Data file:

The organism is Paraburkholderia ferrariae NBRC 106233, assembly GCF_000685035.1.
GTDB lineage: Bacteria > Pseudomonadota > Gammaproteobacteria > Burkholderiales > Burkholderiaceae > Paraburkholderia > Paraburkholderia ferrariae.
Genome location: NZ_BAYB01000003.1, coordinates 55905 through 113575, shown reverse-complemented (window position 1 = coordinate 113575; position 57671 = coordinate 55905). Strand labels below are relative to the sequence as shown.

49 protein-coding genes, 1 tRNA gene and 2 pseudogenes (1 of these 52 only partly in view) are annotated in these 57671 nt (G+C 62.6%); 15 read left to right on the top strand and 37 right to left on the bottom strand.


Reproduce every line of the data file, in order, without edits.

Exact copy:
The organism is Paraburkholderia ferrariae NBRC 106233, assembly GCF_000685035.1.
GTDB lineage: Bacteria > Pseudomonadota > Gammaproteobacteria > Burkholderiales > Burkholderiaceae > Paraburkholderia > Paraburkholderia ferrariae.
Genome location: NZ_BAYB01000003.1, coordinates 55905 through 113575, shown reverse-complemented (window position 1 = coordinate 113575; position 57671 = coordinate 55905). Strand labels below are relative to the sequence as shown.

49 protein-coding genes, 1 tRNA gene and 2 pseudogenes (1 of these 52 only partly in view) are annotated in these 57671 nt (G+C 62.6%); 15 read left to right on the top strand and 37 right to left on the bottom strand.